Consultant. Strategist. Planner. Director. Vendor liaison. Branding. Content. Data. Lindsey Wagnon Marketing is all of it in one. And now, I’m available full time. From side-hustler to small business owner in two years. To all the mompreneurs out there with a tiny idea you’re dying to try - do it! It could evolve into the surprise career shift that is everything you didn’t know you need and long for. It could become the key to controlling your life, time, energy and wealth.

If you relate to any of this, I want to know. Comment below!!

Four ways to automate your small business marketing

When I speak with small business owners, their main issue is not creativity, know-how or desire to run an effective marketing strategy. Their issue is time.

Great small business marketing takes time and many preferred marketing methods like emails and social media can start to feel like full-time jobs if you’re doing them right. Every effective email and social post requires thought, planning, writing, art and learning from the results. An effective marketing campaign requires all of this ten-fold across the weeks. Who has time for that when your actual business is not to do small business marketing!?

small business marketing automation

Here's a tip to help you get a handle on time-consuming marketing so you can give yourself some hours back: Automate. Putting as much as possible on auto pilot is a SAVING GRACE for us business owners. Here are my favorite ways to automate small business marketing:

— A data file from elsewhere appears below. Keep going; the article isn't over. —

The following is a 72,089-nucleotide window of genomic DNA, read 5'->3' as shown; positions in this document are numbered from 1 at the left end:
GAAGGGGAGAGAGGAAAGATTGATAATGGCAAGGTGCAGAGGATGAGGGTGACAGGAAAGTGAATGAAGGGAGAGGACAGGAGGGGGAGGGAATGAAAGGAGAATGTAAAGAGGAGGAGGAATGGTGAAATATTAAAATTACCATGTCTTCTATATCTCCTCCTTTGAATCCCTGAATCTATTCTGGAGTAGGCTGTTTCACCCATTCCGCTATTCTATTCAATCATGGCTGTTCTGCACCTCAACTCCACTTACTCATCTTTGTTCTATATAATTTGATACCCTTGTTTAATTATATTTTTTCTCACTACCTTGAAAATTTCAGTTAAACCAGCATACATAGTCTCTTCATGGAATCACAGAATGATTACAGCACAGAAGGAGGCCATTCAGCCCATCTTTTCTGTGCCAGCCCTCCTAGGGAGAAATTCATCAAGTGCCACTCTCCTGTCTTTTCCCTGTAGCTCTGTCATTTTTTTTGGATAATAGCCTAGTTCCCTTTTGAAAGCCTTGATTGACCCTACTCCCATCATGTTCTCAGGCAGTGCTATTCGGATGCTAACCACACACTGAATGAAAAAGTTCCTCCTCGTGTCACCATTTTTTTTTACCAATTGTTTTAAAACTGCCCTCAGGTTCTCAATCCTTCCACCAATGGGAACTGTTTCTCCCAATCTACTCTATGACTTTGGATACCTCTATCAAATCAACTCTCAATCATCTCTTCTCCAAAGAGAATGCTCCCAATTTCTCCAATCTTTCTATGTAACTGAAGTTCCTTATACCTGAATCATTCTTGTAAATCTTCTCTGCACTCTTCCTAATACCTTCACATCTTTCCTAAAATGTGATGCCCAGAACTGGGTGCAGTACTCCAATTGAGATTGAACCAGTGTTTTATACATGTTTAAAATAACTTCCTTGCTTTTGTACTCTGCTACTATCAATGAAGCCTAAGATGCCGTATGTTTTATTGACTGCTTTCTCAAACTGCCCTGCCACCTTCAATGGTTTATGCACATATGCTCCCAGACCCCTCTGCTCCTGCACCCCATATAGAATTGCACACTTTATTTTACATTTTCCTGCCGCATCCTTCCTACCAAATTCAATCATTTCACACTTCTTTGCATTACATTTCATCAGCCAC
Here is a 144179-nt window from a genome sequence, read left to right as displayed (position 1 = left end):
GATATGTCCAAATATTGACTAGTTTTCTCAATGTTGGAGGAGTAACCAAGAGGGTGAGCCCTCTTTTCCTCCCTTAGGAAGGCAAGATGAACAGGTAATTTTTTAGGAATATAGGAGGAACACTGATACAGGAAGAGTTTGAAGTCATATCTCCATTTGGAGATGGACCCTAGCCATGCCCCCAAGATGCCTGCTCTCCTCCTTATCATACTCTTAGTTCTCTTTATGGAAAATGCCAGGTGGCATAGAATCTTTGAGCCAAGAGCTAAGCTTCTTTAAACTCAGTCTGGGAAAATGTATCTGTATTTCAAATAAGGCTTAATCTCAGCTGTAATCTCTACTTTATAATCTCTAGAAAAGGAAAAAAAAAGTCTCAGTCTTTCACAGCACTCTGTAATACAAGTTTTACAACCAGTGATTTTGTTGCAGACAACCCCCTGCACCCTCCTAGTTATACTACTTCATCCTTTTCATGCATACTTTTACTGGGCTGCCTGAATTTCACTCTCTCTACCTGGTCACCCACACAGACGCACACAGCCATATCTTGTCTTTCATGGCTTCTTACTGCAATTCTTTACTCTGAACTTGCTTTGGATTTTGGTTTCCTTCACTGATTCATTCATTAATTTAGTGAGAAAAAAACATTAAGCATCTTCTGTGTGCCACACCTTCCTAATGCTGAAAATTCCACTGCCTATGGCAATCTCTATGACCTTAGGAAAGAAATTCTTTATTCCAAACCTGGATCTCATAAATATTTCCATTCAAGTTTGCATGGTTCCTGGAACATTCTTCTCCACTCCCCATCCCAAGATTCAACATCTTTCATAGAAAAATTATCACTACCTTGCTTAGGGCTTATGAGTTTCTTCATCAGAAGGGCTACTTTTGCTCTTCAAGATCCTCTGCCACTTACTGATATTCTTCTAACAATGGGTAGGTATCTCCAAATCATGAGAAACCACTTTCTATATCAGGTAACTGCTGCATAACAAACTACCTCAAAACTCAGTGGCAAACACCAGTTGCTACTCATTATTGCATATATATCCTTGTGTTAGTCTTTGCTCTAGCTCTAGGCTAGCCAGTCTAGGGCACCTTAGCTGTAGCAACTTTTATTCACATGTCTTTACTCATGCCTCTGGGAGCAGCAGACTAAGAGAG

1. Website pop-up. Get emails added to your list while you're sleeping. Most website platforms have a way to add a pop-up or announcement bar. If not, there are opt-in services you can add to your website (just search website opt-ins or website pop-ups). Come up with a great reason for a visitor to give you their email and tease it using a pop-up. Try a few different ideas and see which works the best, then stick with that for a while. Need ideas for what to use? Here are a few.

2. A Google listing. Random? Maybe. SEO savvy? Absolutely. Create a simple Google listing for your business that connects to your website and includes basic business info. This is especially important if you're a local business trying to sell to your own community. Having a presence on Google helps validate your business and is an SEO enhancement. Create a Google account or use the one you have and get that listing up and running with all the proper info.

3. Email campaigns. Ya'll know I love my email campaigns. Even if you only have 50 people on your email list, start emailing them! Writing and automating emails takes some work upfront, but it's soooooo worth it a couple months down the road when you're cultivating your community and pushing sales without lifting a finger. Hit me up if you’d like to learn how I create email campaigns for my entrepreneur clientele.